ADIFF Irish Film Review: Viva

| March 9, 2016 | Comments (0)

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Deirdre Molumby headed along to Paddy Breathnach’s Viva, which closed this year’s Audi Dublin International Film Festival.

This year, the Audi Dublin International Film Festival closed with the Cuban-shot Irish-produced feature Viva. The screening had generated great anticipation as Viva was one of nine films shortlisted for the Best Foreign Language Film Oscar this year, and it received critical acclaim at the prestigious Telluride Film Festival last September. Viva also won the Dublin Film Festival’s AUDI-ence award.

Set in Havana and directed by Paddy Breathnach (I Went Down, Shrooms, Man About Dog), Viva follows an eighteen year old named Jesus (newcomer Héctor Medina) who works as a hairdresser and make-up artist for drag performers at a local night club. With his mother deceased and his father in prison, the sweet-natured Jesus makes just enough of a living that he can maintain his humble flat but he dreams of playing a bigger role in the club – performing on stage as a drag act. When one of the show’s lead performers abruptly walks out, auditions are held for a replacement and Jesus gets his chance to shine. However, he is young and inexperienced, and is criticised by his mentor, another performer named Mama (Luis Alberto García), for not delivering feeling on the stage. But Jesus soon has something much bigger to worry about. His father, Angel (Jorge Perugorría), returns from prison, and is determined that Jesus will not perform.

At one point, Angel describes Havana as ‘the most beautiful slum in the world’, and indeed the film paints a beautiful portrait of the city. At the ADIFF screening, star of the film Luis Alberto García, who plays Mama, said the film ‘gave a dignity to poverty’, and this context is very much visible in the film as well. The world is both accessible and welcoming through its smart screenplay and colourfully drawn characters. It is also a relief that while the drag performers are fun and vibrant, they never become silly caricatures as one would see on something like TV reality show Rupaul’s Drag Race. In Alberto García, Héctor Medina and Jorge Perugorría, we get three strong performances and engrossing characters that keep the audience on their toes as their contrasting wills battle out.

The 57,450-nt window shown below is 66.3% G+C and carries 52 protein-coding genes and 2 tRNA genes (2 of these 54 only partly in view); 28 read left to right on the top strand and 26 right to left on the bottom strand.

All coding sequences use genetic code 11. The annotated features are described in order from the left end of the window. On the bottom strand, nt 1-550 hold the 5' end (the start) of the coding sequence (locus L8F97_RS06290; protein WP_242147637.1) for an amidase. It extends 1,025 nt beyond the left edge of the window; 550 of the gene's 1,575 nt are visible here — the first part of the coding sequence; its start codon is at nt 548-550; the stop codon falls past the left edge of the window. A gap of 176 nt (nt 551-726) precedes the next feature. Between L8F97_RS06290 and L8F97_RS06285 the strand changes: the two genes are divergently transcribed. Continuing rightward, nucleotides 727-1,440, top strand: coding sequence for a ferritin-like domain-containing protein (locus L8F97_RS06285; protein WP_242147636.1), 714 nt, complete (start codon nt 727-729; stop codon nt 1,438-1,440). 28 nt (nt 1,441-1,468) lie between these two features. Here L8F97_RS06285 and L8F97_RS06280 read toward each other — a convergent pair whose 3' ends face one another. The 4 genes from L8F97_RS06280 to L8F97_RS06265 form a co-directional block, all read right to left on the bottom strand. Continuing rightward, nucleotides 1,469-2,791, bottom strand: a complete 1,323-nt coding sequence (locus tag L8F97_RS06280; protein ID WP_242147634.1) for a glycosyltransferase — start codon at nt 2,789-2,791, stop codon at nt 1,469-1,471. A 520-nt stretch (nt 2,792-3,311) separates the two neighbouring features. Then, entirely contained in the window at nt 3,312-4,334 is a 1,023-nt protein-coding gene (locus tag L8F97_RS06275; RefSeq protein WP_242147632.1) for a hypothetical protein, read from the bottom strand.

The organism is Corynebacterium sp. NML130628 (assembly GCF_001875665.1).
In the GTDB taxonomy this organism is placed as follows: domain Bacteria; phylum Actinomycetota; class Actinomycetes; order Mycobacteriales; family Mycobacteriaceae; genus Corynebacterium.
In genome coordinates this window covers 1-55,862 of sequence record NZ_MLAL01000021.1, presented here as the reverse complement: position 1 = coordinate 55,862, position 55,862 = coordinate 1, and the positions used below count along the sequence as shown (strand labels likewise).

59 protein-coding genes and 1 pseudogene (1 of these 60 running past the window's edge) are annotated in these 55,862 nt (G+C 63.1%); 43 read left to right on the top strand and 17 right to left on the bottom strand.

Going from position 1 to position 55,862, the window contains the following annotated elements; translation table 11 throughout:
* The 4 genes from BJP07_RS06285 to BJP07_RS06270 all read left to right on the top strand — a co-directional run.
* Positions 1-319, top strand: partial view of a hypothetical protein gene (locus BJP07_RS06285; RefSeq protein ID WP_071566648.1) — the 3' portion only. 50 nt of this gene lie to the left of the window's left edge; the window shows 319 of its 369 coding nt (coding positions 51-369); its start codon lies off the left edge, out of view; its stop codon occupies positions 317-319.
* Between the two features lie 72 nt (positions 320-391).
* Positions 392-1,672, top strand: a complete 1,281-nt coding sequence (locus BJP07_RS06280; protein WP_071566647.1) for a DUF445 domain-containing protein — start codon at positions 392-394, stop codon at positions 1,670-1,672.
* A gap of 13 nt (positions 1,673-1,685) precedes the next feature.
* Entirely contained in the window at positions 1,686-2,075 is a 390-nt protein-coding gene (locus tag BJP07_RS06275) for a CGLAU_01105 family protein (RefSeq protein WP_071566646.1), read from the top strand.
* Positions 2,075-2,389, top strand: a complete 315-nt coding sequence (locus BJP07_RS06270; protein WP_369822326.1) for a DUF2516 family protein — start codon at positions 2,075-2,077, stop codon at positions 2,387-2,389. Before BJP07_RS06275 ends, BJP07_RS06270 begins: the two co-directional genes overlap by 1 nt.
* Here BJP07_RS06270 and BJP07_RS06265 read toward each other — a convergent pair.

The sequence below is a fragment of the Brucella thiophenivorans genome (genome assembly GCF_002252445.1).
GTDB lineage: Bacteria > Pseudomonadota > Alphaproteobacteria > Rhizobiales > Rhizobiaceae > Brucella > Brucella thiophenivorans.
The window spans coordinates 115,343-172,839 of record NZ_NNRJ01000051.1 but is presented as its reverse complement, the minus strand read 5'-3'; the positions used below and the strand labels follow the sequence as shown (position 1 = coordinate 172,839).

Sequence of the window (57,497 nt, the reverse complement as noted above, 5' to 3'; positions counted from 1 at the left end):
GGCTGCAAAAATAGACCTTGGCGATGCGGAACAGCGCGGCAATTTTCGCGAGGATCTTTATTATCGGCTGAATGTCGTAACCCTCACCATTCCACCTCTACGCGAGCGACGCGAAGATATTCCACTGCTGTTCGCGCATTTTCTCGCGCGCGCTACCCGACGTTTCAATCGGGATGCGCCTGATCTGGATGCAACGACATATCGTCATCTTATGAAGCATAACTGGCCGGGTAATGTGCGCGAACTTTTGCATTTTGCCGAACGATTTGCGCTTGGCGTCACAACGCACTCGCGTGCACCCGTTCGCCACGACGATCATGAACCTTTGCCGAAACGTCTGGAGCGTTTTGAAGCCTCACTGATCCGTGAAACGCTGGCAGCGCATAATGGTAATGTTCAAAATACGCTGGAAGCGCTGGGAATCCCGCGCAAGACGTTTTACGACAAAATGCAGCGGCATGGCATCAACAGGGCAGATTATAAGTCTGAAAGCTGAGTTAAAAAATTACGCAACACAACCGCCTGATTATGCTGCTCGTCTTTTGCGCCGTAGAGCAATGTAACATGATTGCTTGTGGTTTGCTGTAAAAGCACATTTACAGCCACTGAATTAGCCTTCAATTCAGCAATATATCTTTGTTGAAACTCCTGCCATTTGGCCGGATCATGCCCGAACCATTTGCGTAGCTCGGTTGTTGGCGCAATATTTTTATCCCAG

Mark O’Halloran’s previous screenwriting credits include Adam & Paul and Garage, two critically acclaimed features directed by Lenny Abrahamson which did wonders for both their careers. Here, O’Halloran again looks at marginalised figures in society and exercises the minimalism he demonstrated in his previous work in this film also. Very little actually happens in Viva and there is a tangible sense of realism in this. We are given a real insight into the place, its characters, and are granted a much more satisfying cinematic experience which opposes escapist fantasy as a result.

At heart, Viva is an age old story about being true to oneself. But with its talented cast, stunning Cuban backdrop, and slowly enrapturing screenplay, it is one with a difference.

 

Viva screened on 28thFebruary 2016 as part of the Audi Dublin International Film Festival 18 – 28 February)

 

 

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Category: Exclusives, Featured, Festivals, Irish Film Reviews, Reviews

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